• 'linkage' specifies the linkage method used to compute the distance between two clusters. Standard methods include 'single','average', and 'complete'.
• 'maxclust' is the number of clusters expected
• 'idx' is the array of cluster assignment for each data point (in our case, irises), after clustering.

For example,
```
Idx = clusterdata(meas,'distance','euclidean','linkage', 'single','maxclust',3)

```
will cluster the data using the Euclidian distance to compare data points, single linkage to compare clusters, and output 3 clusters.

• kmeans clustering: use the function kmeans. The basic syntax for the function is:
```
idx = kmeans(meas,K,'Distance',dist_method)

```
where:
• K is the number of clusters
• 'Distance' specifies the method used to measure the similarity of two measurements. Standard values for 'Distance' are 'sqEuclidean','correlation', 'cosine'
• 'idx' is the array of cluster assignment for each data point (in our case, irises), after clustering.

For example,
```
Idx = kmeans(meas,3,'Distance','correlation')

```
will cluster the data using k-means, with k set to 3 clusters, and using correlation to compare data points.

Once the irises have been clustered, we need to compare the cluster assignments of the irises with their actual species. Useful tools for this include:

• crosstab
crosstab(idx,species) will build a matrix C of size Ncluster x 3, with C(i,j) gives the number of elements of cluster I that belongs to specie j.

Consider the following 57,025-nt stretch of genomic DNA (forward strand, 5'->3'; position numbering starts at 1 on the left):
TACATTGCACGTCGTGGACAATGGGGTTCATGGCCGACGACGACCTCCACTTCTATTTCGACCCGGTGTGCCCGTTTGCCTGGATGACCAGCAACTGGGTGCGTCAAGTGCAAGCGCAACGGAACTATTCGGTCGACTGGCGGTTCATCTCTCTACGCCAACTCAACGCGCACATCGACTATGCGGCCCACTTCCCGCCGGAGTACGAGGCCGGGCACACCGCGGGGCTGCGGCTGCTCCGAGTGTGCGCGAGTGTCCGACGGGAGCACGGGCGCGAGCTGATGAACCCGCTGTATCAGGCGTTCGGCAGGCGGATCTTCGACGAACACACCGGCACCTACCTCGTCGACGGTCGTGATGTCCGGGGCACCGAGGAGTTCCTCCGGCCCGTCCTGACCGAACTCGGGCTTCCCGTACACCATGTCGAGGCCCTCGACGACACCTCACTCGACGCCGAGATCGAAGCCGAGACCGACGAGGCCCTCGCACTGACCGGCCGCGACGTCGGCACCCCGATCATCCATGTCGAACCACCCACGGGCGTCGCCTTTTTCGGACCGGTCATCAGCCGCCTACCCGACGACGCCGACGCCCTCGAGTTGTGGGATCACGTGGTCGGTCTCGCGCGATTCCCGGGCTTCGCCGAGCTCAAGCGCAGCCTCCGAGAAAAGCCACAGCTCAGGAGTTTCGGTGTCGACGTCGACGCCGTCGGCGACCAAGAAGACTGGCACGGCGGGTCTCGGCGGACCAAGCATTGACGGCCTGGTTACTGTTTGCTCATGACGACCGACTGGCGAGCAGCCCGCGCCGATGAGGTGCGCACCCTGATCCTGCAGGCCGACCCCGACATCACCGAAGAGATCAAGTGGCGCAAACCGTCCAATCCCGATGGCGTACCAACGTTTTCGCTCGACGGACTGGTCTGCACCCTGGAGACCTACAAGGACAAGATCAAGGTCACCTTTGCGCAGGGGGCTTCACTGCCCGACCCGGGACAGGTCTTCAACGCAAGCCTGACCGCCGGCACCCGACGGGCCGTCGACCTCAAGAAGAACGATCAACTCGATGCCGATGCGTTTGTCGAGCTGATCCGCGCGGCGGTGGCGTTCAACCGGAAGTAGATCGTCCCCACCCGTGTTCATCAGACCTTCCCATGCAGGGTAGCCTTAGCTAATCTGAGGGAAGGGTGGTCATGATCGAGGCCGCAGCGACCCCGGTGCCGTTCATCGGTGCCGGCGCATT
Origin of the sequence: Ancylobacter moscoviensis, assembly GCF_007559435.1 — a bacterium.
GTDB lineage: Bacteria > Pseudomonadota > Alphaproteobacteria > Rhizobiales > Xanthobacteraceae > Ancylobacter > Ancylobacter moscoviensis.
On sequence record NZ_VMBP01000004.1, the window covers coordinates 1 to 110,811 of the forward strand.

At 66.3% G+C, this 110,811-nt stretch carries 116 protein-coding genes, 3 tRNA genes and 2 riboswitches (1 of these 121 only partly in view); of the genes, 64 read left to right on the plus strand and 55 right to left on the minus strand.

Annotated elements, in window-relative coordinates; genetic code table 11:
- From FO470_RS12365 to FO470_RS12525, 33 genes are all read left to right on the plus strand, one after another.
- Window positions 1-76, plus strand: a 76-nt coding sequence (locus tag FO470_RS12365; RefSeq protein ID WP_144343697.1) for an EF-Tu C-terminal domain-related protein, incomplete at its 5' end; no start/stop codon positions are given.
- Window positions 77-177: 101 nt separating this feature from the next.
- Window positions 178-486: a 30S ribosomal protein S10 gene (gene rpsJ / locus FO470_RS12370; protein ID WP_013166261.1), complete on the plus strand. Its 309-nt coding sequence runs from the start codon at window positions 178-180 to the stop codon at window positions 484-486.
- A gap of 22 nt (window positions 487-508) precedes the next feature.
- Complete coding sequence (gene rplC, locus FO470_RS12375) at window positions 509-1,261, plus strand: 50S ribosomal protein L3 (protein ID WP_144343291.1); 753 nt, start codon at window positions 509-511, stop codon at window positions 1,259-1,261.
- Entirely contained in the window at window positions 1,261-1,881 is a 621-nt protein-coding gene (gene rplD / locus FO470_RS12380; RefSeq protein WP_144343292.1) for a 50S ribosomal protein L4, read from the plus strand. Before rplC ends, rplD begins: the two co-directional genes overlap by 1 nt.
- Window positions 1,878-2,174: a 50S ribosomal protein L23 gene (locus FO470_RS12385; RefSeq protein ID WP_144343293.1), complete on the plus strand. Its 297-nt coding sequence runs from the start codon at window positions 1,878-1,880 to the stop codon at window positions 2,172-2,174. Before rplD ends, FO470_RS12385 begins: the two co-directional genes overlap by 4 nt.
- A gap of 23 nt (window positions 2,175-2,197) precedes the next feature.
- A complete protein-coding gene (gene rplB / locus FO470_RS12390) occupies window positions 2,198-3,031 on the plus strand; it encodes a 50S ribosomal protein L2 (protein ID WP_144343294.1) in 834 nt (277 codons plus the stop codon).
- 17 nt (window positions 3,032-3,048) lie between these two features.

• randindex
R=randindex(idx,species)gives an Index of quality for the two partitioning of the data, idx (from the clustering technique), and species. Note that randindex is not a Matlab built in function. You can get it from here.

Experiment with the different clustering techniques. Fill in this table:

Technique Distance Linkage RandIndex
Hierarchical Euclidean Single
Hierarchical Euclidean Average
Hierarchical Euclidean Complete
Hierarchical Correlation Single
Hierarchical Correlation Average
Hierarchical Correlation Complete
K-means sqEuclidean
K-means Correlation
K-means Cosine

Which method works "best"?

For this method, plot the silhouette for each flower, organized in clusters.

### Exercise 2: Clustering the spiral dataset

Some examples:

The spiral dataset corresponds to three intertwined spirals, each with approximately 100 points. This dataset is usually considered difficult to cluster, as each spiral is not “convex”; we will come to what it means later. You will attempt to cluster this data set using hierarchical clustering

The spiral dataset is available in the file spiral.crd. This file contains two columns, corresponding to the X and Y coordinates of the 312 data points in the dataset. Points 1 to 106 belongs to spiral 1 (red), 107 to 207 to spiral 2 (green), and 208 to 312 to spiral 3 (blue).

1. Generate a figure that resembles the figure shown above.
2. Generate on a single page 4 subplots, each showing the results of clustering the spiral dataset, using a different linkage definition. I advise that you try: 'single','average', 'complete' and 'ward'. Explain what you obtain. You may want to quantify the quality of the clustering you obtain using the function randindex.

 Page last modified 15 June 2022 http://www.cs.ucdavis.edu/~koehl/